We see our hands every day – for many of us, they’re the part of our body we’re most familiar with. This means it’s easy to notice when anything changes! Nearly all of us have experienced white spots on our fingernails from time to time without understanding where it came from.
White spots on our fingernails can be startling or concerning, especially when they appear without a clear cause. Many people worry about whether these white spots signal a deeper issue with the health of our hands, or even our bodies overall.
This bodily phenomenon is actually quite common and rarely poses a risk to your health. There’s very little need to worry when you notice white in your fingernails, though it may seem strange. However, if you don’t like the way they look, there are options for covering or reducing white spots in your fingernails.
If you’re wondering what causes white to appear in your fingernails, don’t worry! We’re here to help.
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One of the most common causes of white marks on fingernails is damage to the nail while it was forming inside a part of your finger called the nail bed.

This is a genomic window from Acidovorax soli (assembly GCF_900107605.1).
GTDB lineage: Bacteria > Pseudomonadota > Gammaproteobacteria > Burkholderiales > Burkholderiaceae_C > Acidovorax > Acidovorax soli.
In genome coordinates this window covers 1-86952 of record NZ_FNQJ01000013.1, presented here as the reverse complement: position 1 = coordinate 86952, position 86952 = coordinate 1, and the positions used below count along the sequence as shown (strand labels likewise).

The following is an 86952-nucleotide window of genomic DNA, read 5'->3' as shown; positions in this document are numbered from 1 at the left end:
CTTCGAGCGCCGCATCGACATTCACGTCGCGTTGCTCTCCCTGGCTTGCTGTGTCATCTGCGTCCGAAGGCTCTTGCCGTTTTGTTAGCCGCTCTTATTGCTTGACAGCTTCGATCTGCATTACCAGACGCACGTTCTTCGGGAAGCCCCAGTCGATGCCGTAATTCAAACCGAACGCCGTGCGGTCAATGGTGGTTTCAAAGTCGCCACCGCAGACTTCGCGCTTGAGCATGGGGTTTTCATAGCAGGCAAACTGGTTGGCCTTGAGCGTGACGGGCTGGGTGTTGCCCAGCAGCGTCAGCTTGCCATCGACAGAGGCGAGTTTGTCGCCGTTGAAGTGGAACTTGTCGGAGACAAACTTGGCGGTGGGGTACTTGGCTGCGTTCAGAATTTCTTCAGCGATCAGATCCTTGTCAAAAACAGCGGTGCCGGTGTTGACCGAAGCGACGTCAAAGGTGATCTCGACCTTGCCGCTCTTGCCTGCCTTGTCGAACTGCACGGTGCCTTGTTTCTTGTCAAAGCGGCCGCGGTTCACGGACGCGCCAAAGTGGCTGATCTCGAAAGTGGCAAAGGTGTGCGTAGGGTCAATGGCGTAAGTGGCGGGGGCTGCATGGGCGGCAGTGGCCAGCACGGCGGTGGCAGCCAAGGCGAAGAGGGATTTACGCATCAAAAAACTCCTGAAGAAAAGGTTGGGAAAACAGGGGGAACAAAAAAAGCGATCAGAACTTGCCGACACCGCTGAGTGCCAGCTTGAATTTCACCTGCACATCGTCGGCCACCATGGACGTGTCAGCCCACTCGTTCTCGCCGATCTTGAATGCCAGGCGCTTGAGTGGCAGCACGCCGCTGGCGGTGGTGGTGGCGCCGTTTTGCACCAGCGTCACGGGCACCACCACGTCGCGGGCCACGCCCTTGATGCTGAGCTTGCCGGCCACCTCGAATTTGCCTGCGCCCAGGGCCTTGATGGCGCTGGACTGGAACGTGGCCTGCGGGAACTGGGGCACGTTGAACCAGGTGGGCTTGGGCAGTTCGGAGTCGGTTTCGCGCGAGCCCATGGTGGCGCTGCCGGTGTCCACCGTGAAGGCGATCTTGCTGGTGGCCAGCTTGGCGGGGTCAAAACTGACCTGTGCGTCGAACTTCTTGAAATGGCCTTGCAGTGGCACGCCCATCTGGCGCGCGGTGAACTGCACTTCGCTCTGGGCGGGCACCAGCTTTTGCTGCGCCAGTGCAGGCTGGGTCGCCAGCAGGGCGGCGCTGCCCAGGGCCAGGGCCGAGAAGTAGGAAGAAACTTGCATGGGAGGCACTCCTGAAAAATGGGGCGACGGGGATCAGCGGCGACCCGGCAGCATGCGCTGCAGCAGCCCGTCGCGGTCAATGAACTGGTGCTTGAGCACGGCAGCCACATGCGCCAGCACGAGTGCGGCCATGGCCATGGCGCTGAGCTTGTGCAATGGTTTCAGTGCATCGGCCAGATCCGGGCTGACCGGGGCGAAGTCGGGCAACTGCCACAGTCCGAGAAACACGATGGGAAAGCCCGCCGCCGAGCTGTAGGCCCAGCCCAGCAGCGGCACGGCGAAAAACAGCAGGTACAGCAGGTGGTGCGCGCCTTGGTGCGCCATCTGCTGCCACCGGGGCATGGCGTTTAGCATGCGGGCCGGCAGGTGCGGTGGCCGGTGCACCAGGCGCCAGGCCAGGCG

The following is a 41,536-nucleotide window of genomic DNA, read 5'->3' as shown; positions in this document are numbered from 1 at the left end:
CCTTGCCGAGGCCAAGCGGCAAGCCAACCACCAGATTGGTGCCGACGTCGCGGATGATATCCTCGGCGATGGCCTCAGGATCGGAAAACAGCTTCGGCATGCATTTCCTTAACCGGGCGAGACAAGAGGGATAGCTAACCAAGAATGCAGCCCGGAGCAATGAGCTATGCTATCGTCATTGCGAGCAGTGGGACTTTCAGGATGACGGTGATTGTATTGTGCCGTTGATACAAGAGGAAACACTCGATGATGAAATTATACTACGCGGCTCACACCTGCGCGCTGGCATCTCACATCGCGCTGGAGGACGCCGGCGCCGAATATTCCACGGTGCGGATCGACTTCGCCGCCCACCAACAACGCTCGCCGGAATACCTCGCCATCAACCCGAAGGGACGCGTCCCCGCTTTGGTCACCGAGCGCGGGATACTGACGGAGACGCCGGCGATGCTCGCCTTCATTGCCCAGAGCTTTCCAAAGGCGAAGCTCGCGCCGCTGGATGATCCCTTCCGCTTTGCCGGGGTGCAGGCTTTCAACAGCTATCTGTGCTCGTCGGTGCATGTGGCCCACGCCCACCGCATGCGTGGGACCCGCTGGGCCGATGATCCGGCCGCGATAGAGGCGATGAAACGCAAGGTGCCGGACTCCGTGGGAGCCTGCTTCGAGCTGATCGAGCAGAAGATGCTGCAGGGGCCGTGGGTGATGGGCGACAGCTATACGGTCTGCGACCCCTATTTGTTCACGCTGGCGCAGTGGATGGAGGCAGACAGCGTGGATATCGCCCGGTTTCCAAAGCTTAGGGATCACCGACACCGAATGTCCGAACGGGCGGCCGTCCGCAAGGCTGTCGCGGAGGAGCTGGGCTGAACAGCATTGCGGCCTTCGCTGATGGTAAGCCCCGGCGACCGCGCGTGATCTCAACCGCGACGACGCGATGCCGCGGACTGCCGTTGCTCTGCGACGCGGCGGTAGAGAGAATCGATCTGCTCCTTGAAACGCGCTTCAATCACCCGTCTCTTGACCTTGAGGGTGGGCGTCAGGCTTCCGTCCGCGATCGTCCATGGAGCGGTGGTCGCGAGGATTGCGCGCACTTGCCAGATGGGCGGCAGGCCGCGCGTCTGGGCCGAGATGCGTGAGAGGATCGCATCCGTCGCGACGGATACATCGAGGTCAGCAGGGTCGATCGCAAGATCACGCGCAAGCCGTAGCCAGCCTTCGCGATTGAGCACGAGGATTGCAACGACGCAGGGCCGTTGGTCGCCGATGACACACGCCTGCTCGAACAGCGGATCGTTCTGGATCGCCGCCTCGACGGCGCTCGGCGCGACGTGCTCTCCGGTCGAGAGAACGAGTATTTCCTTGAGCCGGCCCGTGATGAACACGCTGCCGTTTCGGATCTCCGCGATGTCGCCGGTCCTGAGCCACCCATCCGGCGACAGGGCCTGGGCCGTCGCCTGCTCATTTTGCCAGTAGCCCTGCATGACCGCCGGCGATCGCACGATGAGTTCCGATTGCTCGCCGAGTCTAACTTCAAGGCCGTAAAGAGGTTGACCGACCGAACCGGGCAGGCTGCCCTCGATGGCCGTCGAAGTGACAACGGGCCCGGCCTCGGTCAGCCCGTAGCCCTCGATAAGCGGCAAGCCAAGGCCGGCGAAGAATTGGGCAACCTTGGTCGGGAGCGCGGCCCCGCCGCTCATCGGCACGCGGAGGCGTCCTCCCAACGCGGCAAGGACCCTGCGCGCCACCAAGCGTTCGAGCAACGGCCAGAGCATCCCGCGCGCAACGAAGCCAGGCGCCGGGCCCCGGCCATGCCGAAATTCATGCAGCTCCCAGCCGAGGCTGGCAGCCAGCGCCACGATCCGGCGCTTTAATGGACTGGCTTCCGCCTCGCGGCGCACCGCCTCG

Any trauma to the developing nail can create an air bubble or separation between the layers of the fingernail, which will turn into a white spot as it grows out.
This can happen due to an injury, like bumping your hand against something, or it can be the result of chronic nail tapping. Even picking too hard at your cuticles can cause damage in the nail bed that then becomes white spots on your nails!
And it’s not just you – sometimes nail technicians can accidentally damage your nails while they are working on your hands. It’s okay to ask someone to use less pressure, or even to visit a different salon, if you’ve had your nail beds damaged during a professional manicure.
If you only have a white spot on one of your fingernails, it’s probably the result of this kind of impact or injury. To prevent this from happening in the future, be gentle with your nail beds and avoid any habitual picking or tapping. But know that accidents do happen, and if you do get a white spot on your nail due to an injury, the best thing to do is wait for it to grow out.
White spots can be the result of weakening, tearing, or damaged nails after a product has been applied. Using acrylic or gel nails, especially at home, can create this kind of damage to your nails and leave behind visible white spots. Incorrectly removing false nails or nail polish can also lead to the development of white streaks on your nails.
To avoid this type of damage to your nail, always follow the instructions on the package of whatever product you are using.